Patient dragged on a bed sheet to the X-Ray room by a medical staff in MP, India |
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Patient dragged on a bed sheet to the X-Ray room by a medical staff in MP, India

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A patient was dragged on a bed sheet to the x-ray room by one of the staff at a medical college in Madhya Pradesh, India. This video shared by the Indian news agency Asian News International (ANI), was caught on camera, shocking many social media users.

The incident took place at Netaji Subhash Chandra Bose (NSCB) Hospital in Jabalpur and three people were suspended after the viral video. Video link:

Dr. Navneet Saxena, the dean of the medical college, said that the administration has launched an inquiry and action will be taken against all who are found guilty.

Indian tweeple are shocked at the medical negligence and said that those responsible must be held responsible. A careful look at the video also shows other people sleeping and squatting in the corridor and patients are lying down on the floor in a ward.

This video has also raised an important question about where the beds and the stretchers in this hospital are. Why is the condition of medical facilities so miserable?

Earlier in 2017, over 70 children had died in a matter of days at Uttar Pradesh’s Gorakhpur, a tragedy that had raised questions which involved the government hospital where it occurred due to the alleged short supply of oxygen cylinders.

In June 2017, a national Comptroller and Auditor General (CAG) report had revealed a 27.21 per cent shortage for clinical equipment and 56.33 per cent for non-clinical equipment, of which oxygen supply was a part. The report also found critical medical equipment could not be used for more than five years because there was no annual maintenance contract.

A 2018 National Health Profile report released by the then Indian union minister for health and family welfare, J P Nadda showed that the government spent Rs1, 397 per person per year on health as per the estimates of the 2016-2017 budget. This means Rs116.4 per month.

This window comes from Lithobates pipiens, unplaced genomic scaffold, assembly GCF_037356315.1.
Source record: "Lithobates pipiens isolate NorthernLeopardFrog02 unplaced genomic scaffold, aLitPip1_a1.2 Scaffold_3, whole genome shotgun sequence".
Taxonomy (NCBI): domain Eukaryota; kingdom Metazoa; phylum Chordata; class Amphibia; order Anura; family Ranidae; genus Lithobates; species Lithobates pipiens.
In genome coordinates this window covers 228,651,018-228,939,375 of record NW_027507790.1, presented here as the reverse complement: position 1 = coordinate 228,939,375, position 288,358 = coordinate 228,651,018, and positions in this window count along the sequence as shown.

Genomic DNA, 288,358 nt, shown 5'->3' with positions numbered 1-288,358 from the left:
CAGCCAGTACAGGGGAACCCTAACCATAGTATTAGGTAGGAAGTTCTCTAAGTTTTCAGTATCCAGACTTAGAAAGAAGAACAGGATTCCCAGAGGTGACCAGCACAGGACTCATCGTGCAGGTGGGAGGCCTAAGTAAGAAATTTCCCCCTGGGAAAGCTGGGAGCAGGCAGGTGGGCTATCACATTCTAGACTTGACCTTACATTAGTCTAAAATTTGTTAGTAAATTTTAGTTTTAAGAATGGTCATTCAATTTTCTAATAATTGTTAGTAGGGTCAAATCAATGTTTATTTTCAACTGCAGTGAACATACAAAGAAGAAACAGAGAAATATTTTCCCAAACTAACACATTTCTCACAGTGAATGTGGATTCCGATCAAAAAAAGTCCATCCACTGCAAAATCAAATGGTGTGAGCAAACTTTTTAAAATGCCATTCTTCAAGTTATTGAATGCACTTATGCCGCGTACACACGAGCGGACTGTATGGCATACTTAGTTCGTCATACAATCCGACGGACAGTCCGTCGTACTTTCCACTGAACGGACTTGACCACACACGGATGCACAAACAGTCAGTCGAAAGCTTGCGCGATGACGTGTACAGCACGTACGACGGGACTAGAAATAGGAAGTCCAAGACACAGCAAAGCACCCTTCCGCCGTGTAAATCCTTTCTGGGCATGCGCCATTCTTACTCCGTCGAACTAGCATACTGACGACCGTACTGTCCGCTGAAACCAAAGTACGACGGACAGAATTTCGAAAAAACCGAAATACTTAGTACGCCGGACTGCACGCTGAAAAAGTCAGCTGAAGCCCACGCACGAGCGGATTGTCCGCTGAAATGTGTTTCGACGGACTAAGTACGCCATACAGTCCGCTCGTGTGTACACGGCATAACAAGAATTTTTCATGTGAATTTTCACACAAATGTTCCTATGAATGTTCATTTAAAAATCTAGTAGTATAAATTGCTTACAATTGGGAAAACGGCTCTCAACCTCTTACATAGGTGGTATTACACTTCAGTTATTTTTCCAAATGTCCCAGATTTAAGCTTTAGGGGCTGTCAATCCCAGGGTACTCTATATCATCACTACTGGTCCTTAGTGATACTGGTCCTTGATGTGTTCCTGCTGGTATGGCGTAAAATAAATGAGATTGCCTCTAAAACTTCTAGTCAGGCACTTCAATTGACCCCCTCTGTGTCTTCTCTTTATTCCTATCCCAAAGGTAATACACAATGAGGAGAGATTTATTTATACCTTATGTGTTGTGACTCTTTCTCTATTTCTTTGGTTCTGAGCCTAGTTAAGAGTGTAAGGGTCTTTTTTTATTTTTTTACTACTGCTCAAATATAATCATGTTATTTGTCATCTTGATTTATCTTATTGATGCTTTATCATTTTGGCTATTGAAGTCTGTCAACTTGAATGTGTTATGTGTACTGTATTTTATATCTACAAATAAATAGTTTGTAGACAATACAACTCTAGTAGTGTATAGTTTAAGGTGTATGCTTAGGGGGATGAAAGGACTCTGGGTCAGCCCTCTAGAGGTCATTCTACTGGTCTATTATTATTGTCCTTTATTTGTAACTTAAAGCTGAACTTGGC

Approximately 1.3 per cent India’s Gross Domestic Product is spent on healthcare which is lower than the spending ratio by some of the poorest countries of South Asia such as Bangladesh, Maldives and Sri Lanka.

India has achieved the World Health Organization’s recommended doctor to population ratio of 1:1,000 last year but many of these doctors are in urban private clinics. A very small percentage of these doctors chose to offer their services in rural clinics or healthcare facilities. Doctors or even medical staff cannot be totally blamed considering the lack of healthcare professionals and hospital equipment in rural hospitals.

Healthcare is one of India’s largest sectors in terms of revenue and employment. Healthcare in India covers hospitals, medical devices, clinical trials, outsourcing, telemedicine, medical tourism, health insurance and medical equipment.

According to the India Brand Equity Foundation numbers, the Indian healthcare industry amounted to $160 billion in 2017 and is expected to reach $370 billion by 2022 due to increased demand for specialized and quality healthcare facilities. The rural and government healthcare facilities need to be given more importance.

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